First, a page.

IN November, the 2021 Davis Cup takes place across three cities in Europe as 18 teams aim to lift the ultimate international men’s team prize. Six groups of three sees the group winner automatically advancing to the knockout quarter finals, with the two next best nations also moving through. In the lead-up to the event, Rookie Me Central will be previewing each of the nations in reverse world ranking order.
Captain: Sergi Bruguera
vs. Ecuador | November 26
vs. Russia | November 28
Reigning champions Spain broke a drought of eight years when they triumphed over Canada in the last Davis Cup Finals back in 2019. Under the new format, the Spanish grabbed the inaugural in, suiting the two singles and one doubles which they won in a sweep against their inexperienced counterparts in Madrid. They will remain in their home nation for the 2021 edition, and eye off their seventh overall title, the first six of which have come in the 19 events this turn of the century. The Spanish domination saw them rise from no titles to five ithin 11 years, and whilst they lost a chance for a sixth in 2012 to Czech Republic, it took them until 2019 to finally rise to the top.
It is also worth nothing that Spain has never lost a Davis Cup when at home, and whilst the new format somewhat makes the stat irrelevant – given you play multiple nations rather than just one in the Finals – it is difficult to contain the European group. They do come in without the injured Rafael Nadal which hurst the cause, but have the reliable duo of Pablo Carreno Busta and Roberto Bautista Agut who are still inside the Top 20. The loss of Nadal might have been a blessing in disguise, as it allowed captain Sergi Bruguera to pull the trigger on teen sensation Carlos Alcaraz. Set to make his debut at the Davis Cup, Alcaraz has shown on the ATP Tour he can match it with the best. He forced 33-year-old Albert Ramos-Vinolas out of the side, with Marcel Granollers and Feliciano Lopez chosen for doubles.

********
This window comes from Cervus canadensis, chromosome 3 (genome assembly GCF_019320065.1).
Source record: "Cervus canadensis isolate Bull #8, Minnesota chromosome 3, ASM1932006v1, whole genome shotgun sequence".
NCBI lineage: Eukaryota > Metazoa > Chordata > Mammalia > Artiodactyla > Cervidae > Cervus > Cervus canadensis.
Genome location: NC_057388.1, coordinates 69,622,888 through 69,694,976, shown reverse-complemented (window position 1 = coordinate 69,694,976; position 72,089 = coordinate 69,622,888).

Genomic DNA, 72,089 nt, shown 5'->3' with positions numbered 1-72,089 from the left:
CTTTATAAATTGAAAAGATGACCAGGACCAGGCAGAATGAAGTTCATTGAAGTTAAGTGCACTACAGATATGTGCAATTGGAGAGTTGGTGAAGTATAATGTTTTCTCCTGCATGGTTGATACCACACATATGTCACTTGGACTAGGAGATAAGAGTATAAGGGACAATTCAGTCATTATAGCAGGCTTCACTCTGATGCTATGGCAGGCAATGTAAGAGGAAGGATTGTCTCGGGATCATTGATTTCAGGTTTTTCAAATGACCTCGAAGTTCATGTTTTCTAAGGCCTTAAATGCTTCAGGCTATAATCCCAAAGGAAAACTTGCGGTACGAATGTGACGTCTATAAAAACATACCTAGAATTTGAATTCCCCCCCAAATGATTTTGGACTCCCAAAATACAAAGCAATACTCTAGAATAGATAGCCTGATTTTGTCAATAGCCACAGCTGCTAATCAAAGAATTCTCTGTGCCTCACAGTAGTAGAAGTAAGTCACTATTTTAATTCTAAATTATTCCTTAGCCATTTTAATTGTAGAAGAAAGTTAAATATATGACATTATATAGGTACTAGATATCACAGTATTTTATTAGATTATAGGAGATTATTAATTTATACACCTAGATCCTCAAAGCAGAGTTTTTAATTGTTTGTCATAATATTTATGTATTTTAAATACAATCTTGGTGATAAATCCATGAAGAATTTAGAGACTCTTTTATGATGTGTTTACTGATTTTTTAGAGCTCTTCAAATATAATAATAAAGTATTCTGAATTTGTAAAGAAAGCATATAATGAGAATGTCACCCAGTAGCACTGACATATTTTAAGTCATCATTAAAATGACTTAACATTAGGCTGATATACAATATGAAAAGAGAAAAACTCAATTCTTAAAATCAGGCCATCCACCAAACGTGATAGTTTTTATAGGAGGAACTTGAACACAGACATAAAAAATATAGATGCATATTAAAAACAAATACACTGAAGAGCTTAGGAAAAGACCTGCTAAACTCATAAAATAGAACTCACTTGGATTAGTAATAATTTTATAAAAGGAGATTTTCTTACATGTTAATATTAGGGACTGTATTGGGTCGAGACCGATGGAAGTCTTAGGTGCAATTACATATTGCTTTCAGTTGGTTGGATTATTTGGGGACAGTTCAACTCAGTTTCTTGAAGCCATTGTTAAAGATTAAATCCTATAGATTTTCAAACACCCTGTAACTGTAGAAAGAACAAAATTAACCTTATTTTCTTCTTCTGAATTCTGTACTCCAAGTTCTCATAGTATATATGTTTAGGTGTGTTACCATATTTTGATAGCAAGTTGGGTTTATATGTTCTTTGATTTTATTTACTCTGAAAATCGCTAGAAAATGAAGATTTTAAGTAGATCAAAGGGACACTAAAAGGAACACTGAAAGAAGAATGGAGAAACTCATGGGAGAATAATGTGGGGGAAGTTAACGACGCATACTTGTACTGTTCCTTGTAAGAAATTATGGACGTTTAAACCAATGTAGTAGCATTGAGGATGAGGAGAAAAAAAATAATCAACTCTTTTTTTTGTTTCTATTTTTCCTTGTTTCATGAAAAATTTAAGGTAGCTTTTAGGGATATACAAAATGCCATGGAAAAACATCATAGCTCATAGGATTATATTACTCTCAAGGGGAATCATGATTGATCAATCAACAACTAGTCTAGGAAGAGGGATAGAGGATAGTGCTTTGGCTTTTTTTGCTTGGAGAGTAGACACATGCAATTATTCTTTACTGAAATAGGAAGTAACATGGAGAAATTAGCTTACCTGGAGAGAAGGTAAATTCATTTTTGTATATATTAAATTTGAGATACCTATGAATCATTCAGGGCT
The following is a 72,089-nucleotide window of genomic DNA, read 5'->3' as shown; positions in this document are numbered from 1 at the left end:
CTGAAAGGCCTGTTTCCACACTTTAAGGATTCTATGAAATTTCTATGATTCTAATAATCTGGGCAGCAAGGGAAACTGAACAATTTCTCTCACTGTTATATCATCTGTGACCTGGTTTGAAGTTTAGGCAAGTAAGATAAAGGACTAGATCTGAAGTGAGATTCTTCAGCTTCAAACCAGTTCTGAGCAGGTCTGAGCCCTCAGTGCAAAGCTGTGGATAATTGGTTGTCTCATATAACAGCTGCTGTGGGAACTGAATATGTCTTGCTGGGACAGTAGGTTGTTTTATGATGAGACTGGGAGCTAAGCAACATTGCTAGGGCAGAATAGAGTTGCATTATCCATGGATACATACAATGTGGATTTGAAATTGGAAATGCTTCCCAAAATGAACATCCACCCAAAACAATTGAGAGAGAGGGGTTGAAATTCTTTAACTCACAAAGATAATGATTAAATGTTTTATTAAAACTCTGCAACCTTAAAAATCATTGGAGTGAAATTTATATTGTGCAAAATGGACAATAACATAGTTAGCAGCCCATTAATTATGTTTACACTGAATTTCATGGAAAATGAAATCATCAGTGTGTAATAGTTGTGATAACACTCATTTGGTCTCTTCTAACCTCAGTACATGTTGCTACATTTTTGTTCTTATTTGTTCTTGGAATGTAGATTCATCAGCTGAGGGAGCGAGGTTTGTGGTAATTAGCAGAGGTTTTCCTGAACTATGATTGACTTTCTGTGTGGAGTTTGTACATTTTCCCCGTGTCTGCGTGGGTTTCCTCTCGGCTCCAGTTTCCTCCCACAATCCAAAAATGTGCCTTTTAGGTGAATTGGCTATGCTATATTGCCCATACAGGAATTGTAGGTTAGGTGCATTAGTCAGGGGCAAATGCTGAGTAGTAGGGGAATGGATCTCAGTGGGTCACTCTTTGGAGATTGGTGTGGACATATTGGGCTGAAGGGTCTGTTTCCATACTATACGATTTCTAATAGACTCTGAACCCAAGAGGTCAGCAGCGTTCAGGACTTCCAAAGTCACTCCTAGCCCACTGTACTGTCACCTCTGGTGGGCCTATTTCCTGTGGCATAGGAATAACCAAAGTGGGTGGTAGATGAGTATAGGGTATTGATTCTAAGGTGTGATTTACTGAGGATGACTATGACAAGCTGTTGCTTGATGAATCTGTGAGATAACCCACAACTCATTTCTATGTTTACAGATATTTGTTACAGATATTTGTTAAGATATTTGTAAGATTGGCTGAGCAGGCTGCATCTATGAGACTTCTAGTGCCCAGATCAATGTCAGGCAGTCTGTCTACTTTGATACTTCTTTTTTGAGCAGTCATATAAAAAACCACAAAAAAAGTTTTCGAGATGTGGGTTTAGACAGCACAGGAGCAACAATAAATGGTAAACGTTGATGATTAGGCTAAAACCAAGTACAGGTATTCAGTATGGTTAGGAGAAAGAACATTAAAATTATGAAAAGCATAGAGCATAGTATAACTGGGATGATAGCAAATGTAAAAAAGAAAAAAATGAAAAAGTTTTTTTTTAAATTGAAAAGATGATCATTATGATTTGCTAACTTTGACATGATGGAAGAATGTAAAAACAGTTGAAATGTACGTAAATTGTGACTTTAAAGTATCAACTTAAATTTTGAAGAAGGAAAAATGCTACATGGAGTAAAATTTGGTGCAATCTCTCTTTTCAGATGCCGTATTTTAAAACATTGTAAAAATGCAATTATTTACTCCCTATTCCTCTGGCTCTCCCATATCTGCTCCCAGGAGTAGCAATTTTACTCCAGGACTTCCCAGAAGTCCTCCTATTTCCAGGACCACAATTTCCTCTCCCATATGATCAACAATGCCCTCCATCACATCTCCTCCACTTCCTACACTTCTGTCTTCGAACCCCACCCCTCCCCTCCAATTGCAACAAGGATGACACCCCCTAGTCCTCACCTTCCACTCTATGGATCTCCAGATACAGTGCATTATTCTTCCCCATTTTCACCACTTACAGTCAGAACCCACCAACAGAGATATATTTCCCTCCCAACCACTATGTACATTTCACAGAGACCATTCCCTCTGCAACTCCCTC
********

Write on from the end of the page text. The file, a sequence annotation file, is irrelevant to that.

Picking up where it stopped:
Granollers is ranked seventh in the world in doubles, whilst Lopez is ranked 128th, and whilst neither are getting any younger – 35 and 40 – they are a strong combination. They will almost certainly be needed up against a remarkable Russian outfit that threatens to steal the group qualification, though against an Ecuadorian side, Spain is predicted to clean sweep them and advance through to the final eight as one of the additional two qualifiers. It will be tough going up against the likes of Daniil Medvedev and Andrey Rublev and then potentially a rematch of the 2019 final against Canada, but you can never discount Spain, especially at home.
Prediction: 2nd in Group A
IN A SENTENCE: “Spain remains a threat regardless of who represents the nation, and though the home country will be without its greatest ever player in Rafael Nadal, they have been able to unleash Carlos Alcaraz to provide hope for the future.”